As I reach into my pocket, my brain was finding it hard to grasp what my hand was touching. It’s touching nothing but the inside of my cargo pocket. It’s empty. Both pockets are empty. My ruck doesn’t have it either. I frantically search around my feet and the nearby area. My map is gone. I’m well over an hour into the STAR course and I have fallen face first into a creek, made it probably less than 300 meters from my starting point, and already lost my map. I sit on my ruck for a moment, having a moment of self-pity, and crazily wonder if it’s possible to somehow go back to the original starting point and ask the cadre for another map while concocting an outrageous excuse as to why I needed it.
Snapping out of it, I rationalize that if it fell out, it probably fell out when I plunged into the creek. I rush back into the creek and starting wading downstream. I only had gone about 25 meters downstream when fate smiled upon me. My map, still in its waterproof case, had been caught up on a tree branch hanging over the creek and in the water. I let out a soft ‘&#*@ Yeah!’, grabbed my map, and rushed back through my vine cut out to set about plotting my next waypoint.
My first point was probably 9-10km away, so I knew I had to REALLY hustle to make up for lost time. Unfortunately, because of the complete darkness, the time I wasted, and me apparently not being nearly as good at land navigation as I imagined myself to be, it was bright and early morning when I thought I found my first point. I knew I was in the right spot, but there was no ‘sitter’ where they should be to mark my scoresheet. I kept going back and forth, getting more desperate as time passed. Finally, I see another student, who is clearly looking for the same point as I am. Talking between candidates is strictly forbidden, but we give each other the unmistakable ‘bro, WTF’ look as we desperately continue searching. A few minutes of searching later I see another soldier on his hands and knees crawling out of a massive thorny bush in a clearing. I run over, drop my ruck and crawl through a tiny opening. A guy has completely cleared out the inside of this massive bush, and is sitting on a camp chair reading a book. He looks at me crawl through the hole, puts down his book and takes my scoresheet to mark that I found the point. He notices it’s my first point that day, and remarks “First point? You really suck at land nav. You’ll never find all your points before the end.” He then hands me back my scoresheet and goes back to reading his book. On my way to my next point I found the other candidate who was still searching and may or may not have dropped him a hint as to where to find the point. Middle of a huge thorny bush? Seriously? I don’t feel bad at all about dropping that hint.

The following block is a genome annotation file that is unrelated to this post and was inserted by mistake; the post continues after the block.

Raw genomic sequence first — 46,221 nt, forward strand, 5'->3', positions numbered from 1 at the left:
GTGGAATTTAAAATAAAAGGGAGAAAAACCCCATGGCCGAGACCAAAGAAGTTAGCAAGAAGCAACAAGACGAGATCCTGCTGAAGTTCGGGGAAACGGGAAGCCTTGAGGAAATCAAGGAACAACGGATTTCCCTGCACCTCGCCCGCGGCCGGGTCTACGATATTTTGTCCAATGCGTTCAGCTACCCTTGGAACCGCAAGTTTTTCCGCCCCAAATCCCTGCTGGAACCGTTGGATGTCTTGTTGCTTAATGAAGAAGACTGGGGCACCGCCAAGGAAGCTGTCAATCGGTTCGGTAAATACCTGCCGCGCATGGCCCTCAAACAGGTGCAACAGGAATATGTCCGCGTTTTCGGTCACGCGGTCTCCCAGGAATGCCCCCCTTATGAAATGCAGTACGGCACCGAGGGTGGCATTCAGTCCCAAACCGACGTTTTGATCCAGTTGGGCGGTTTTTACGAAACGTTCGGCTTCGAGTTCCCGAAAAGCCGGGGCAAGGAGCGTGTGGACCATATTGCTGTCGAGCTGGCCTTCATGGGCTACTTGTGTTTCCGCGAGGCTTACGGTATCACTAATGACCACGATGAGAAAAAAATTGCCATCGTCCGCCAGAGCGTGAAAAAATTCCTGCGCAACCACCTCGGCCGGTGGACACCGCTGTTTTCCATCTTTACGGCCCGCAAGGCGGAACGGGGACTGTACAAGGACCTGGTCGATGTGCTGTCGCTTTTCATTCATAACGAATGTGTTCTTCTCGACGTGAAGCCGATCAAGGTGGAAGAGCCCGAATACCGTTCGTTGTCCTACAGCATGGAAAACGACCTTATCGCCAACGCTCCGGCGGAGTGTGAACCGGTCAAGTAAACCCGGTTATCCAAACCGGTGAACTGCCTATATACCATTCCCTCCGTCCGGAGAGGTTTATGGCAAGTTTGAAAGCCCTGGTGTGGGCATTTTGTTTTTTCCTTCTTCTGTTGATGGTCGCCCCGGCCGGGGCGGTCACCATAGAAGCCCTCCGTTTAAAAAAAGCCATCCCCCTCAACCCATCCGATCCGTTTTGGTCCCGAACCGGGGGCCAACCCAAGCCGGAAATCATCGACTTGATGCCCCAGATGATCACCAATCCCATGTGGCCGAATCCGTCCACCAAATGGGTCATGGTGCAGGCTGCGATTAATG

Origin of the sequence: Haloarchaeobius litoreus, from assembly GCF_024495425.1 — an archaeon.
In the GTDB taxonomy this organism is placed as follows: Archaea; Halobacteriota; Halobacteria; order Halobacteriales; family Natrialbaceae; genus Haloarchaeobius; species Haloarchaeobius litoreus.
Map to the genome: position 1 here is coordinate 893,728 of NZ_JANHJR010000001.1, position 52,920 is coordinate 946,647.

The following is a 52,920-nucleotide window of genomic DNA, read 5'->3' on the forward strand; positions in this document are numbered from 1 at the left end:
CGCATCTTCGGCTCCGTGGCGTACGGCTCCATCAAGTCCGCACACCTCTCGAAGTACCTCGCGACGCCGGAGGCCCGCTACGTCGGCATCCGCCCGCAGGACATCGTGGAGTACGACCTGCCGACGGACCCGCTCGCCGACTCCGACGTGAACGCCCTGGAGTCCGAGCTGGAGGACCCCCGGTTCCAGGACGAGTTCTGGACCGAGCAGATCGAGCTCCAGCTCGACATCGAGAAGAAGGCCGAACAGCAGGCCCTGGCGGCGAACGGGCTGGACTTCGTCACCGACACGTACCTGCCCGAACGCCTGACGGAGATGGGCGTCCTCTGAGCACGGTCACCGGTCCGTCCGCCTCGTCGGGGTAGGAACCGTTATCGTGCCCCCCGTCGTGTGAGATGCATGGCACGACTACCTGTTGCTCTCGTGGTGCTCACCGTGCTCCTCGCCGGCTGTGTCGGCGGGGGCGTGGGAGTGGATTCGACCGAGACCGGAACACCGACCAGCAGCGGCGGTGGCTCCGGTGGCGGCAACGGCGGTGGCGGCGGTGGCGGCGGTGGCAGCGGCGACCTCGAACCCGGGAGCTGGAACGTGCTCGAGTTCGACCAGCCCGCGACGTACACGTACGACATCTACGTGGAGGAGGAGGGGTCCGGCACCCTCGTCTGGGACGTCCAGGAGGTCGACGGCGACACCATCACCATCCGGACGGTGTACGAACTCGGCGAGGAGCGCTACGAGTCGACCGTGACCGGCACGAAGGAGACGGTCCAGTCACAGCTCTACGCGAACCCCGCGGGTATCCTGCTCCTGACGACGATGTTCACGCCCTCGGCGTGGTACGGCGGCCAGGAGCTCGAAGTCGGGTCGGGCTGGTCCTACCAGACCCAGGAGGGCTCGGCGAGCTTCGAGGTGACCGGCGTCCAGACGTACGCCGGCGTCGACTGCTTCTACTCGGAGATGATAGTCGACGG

I quickly found point number 2, but with point number 3 being about 6km’s away and me having only 45 minutes or so to get there, I throw caution to the wind and start sprinting down roads to get there as quickly as I could at the risk of being a roadkill (caught on road equals automatic failure). Despite my efforts, I didn’t quite get there in time, and only ended up with 2 points. With team week still to come, I was not feeling very confident about my chances at being selected at all, especially after finding out that nearly everyone in my tent got at least 3 points that day.
More to come soon….
Next Up: Team Week and the Cadre who broke souls.